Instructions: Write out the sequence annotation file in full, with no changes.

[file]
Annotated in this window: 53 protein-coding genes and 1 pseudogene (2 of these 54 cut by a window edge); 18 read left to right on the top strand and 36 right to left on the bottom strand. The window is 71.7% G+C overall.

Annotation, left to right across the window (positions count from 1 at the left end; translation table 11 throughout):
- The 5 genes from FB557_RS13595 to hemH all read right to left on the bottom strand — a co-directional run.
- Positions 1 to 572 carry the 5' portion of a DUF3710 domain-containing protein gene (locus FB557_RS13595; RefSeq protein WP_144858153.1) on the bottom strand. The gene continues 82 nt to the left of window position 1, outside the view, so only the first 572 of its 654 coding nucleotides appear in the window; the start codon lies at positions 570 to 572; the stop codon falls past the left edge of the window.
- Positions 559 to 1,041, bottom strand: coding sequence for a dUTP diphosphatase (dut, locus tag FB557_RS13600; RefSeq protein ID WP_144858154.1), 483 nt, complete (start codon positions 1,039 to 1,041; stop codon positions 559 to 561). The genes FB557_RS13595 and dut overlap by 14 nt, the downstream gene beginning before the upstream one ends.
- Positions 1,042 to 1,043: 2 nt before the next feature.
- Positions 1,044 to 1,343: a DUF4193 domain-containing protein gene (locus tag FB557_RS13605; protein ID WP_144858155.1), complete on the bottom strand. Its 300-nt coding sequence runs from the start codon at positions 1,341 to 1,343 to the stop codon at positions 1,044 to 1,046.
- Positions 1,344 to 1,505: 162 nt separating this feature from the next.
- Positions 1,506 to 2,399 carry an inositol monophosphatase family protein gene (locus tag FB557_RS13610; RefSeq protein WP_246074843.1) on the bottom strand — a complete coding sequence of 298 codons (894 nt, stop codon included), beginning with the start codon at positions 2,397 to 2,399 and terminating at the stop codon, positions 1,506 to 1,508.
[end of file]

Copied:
Annotated in this window: 53 protein-coding genes and 1 pseudogene (2 of these 54 cut by a window edge); 18 read left to right on the top strand and 36 right to left on the bottom strand. The window is 71.7% G+C overall.

Annotation, left to right across the window (positions count from 1 at the left end; translation table 11 throughout):
- The 5 genes from FB557_RS13595 to hemH all read right to left on the bottom strand — a co-directional run.
- Positions 1 to 572 carry the 5' portion of a DUF3710 domain-containing protein gene (locus FB557_RS13595; RefSeq protein WP_144858153.1) on the bottom strand. The gene continues 82 nt to the left of window position 1, outside the view, so only the first 572 of its 654 coding nucleotides appear in the window; the start codon lies at positions 570 to 572; the stop codon falls past the left edge of the window.
- Positions 559 to 1,041, bottom strand: coding sequence for a dUTP diphosphatase (dut, locus tag FB557_RS13600; RefSeq protein ID WP_144858154.1), 483 nt, complete (start codon positions 1,039 to 1,041; stop codon positions 559 to 561). The genes FB557_RS13595 and dut overlap by 14 nt, the downstream gene beginning before the upstream one ends.
- Positions 1,042 to 1,043: 2 nt before the next feature.
- Positions 1,044 to 1,343: a DUF4193 domain-containing protein gene (locus tag FB557_RS13605; protein ID WP_144858155.1), complete on the bottom strand. Its 300-nt coding sequence runs from the start codon at positions 1,341 to 1,343 to the stop codon at positions 1,044 to 1,046.
- Positions 1,344 to 1,505: 162 nt separating this feature from the next.
- Positions 1,506 to 2,399 carry an inositol monophosphatase family protein gene (locus tag FB557_RS13610; RefSeq protein WP_246074843.1) on the bottom strand — a complete coding sequence of 298 codons (894 nt, stop codon included), beginning with the start codon at positions 2,397 to 2,399 and terminating at the stop codon, positions 1,506 to 1,508.